Herd offers a compelling, historically based argument for Russia’s geostrategic mindset. The work is not a ground-breaking reinterpretation of Russian strategic behaviour as it utilises the historically conditioned interpretation of Russian behaviour from George Kennan’s The Sources of Soviet Conduct, but this does not detract from its impressive breadth of historical and contemporary analysis. Using the past to predict the future is fraught with the risk of oversimplification. Putin’s Russia is not the USSR or the Russian Empire, and it is important to remember that even in the early days of his presidency, Putin sought further integration with the West. Throughout the book, Herd relies on the concept of ‘the collective Putin’ to enrich his analysis by indicating the networks around the president that manage and maintain the regime, creating an image of a state more complex than the popular image of it as having a single omnipotent ruler. Using Herd’s historical conditioning argument, his interpretation is insufficiently proven. The experience of autocrats from the Tsars to Stalin suggest that history conditions Russia to accept the rule of an all-powerful individual capable of organising and utilising willing henchmen who ultimately serve at their pleasure. The ‘collective Putin’ is therefore similar to Stalin’s security apparatus: individuals with powerful mandates serving at the mercy of an all-powerful vozhd. Control over the flow of information is not control over the individual, but rather influence. Ultimately, Putin is in charge, and the siloviki owe their positions to him. The argument for the ‘collective Putin’ could have been strengthened with a deeper investigation into those individuals Herd argues compose it, tracing their influence on Putin and their ability to take independent action.

Similarly, the book does not sufficiently consider the impact of the increasing availability of information and the attraction of higher standards of living to the population. While the Tsarist and Soviet populations lived in fairly closed societies, modern Russians are aware of the material comforts once in reach and now increasingly denied to them. Economic discontent is a powerful catalyst for political change, and Russian history does not offer an example of an economy under crippling international sanctions to predict a popular reaction. Herd’s relegation of the role of the Russian people to passive observers is a similar flaw of the book. Approaching this on Herd’s own terms, Russian history offers powerful examples of popular discontent forcing political concessions. The book could have been further strengthened through a discussion of the agency of the Russian people and their potential role in the regime’s future.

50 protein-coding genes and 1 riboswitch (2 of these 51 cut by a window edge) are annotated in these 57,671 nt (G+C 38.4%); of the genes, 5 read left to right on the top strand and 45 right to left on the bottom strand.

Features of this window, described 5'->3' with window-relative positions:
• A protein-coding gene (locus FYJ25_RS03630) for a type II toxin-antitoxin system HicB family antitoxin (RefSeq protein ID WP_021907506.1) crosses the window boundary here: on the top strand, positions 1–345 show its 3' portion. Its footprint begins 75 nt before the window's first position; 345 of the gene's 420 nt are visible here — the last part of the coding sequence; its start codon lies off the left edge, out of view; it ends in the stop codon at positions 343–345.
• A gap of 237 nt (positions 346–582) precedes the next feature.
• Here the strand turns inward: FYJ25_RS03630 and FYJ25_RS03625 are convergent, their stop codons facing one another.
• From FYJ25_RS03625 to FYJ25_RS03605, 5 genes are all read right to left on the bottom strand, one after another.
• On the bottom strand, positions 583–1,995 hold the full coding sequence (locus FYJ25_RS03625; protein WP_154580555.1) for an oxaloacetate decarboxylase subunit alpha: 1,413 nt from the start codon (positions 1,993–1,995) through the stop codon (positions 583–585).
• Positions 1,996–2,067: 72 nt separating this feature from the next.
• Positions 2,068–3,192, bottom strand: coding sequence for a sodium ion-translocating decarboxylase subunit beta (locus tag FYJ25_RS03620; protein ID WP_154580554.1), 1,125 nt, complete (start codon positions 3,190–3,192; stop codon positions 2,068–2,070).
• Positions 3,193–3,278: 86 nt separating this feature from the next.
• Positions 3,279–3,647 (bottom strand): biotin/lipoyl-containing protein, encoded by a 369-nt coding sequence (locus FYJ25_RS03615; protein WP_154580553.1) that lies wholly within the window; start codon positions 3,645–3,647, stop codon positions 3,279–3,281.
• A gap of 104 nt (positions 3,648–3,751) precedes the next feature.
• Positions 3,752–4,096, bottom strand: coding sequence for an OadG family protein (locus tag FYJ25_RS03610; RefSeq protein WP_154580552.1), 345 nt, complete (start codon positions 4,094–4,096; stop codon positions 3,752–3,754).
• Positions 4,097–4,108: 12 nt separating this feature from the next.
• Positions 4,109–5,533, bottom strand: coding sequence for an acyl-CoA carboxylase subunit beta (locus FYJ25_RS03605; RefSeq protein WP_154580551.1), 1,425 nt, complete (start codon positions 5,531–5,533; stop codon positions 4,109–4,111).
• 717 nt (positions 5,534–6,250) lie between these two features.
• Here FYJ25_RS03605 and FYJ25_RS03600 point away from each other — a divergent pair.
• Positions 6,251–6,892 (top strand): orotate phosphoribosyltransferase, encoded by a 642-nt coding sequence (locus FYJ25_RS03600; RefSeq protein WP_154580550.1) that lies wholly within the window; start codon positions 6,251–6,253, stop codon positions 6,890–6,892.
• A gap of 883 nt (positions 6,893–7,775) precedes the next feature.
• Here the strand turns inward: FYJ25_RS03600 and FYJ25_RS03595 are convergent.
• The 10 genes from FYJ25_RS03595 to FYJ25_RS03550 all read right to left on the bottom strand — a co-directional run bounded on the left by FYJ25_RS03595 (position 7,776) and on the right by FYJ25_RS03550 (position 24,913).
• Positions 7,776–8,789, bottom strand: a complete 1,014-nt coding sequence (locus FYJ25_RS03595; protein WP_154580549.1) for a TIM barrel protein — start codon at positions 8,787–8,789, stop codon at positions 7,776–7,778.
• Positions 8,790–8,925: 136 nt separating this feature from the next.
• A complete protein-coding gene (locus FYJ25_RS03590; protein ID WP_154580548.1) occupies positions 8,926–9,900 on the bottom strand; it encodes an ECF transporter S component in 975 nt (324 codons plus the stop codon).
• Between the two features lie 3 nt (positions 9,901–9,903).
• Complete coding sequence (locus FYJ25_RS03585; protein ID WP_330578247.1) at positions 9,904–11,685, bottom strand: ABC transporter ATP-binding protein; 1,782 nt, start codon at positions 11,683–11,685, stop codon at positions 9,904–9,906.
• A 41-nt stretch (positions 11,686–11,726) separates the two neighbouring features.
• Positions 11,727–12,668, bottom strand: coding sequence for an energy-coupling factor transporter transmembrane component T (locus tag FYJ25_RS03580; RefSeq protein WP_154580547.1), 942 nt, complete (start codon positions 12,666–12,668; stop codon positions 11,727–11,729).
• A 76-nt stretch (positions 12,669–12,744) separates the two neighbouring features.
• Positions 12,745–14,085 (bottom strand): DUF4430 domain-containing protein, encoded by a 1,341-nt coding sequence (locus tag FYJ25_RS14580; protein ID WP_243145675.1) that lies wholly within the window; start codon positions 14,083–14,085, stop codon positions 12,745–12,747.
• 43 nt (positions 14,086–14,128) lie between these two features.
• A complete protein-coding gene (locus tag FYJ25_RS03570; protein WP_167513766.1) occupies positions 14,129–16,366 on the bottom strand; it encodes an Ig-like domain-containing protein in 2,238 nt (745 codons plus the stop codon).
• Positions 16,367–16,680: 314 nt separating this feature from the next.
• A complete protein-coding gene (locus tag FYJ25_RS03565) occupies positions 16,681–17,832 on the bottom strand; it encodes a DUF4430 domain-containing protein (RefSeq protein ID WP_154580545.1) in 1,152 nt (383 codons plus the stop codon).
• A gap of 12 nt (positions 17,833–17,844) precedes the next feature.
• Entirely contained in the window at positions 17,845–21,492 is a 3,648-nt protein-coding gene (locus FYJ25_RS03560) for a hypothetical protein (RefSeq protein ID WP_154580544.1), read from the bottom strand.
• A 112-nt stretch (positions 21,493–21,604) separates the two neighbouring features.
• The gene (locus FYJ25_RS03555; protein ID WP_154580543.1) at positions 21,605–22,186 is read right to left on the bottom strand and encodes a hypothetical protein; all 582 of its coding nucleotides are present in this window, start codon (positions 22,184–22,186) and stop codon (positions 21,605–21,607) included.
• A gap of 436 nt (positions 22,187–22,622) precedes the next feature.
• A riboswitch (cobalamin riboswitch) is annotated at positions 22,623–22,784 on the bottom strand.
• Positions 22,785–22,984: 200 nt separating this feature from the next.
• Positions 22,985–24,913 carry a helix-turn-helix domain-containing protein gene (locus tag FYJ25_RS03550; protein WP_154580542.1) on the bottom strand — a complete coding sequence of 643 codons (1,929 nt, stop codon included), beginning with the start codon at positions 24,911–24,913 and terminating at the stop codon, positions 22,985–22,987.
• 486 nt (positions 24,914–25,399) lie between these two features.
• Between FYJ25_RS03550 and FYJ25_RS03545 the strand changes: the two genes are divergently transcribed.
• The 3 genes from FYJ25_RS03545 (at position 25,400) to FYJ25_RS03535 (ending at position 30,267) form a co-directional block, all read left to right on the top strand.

Recent events necessitate the book’s recognition as a rational-strategic explanation rather than a predictive description of Russia’s wartime performance. Written from a pre-war perspective, the book presents a compelling picture of Russia as capable of challenging NATO in a contest of arms. Herd naturally did not have the benefit of foresight, but Russia’s mismanagement of the war demands a new perspective on the immediacy of its ability to ‘reach Kyiv … in 2 days’ (7). Considering that the book was published roughly a month before the outbreak of the war, this does not detract from the book’s strong historical perspective.

As a contribution to diplomatic studies, Understanding Russian Strategic Behavior takes readers into the black box of the Russian state to reveal the behaviours, responses and ideas that influence its strategic thinking. It is a well-argued and historically rich reminder that state behaviour is the sum of many complex parts over a vast time horizon. Herd’s discussion of Russian strategic methodology is especially enriching, constituting an updated manual for understanding Russia’s diplomatic and foreign policy calculations. These lessons are timelier than ever. Practitioners and scholars alike should take heed that for both Putin and his country, ‘besiegement, encirclement and containment become performance indicators: the worse the situation the better’ (10). Herd’s work demonstrates that this is not an accident of fate, but a product of Russia’s hopeful, painful history.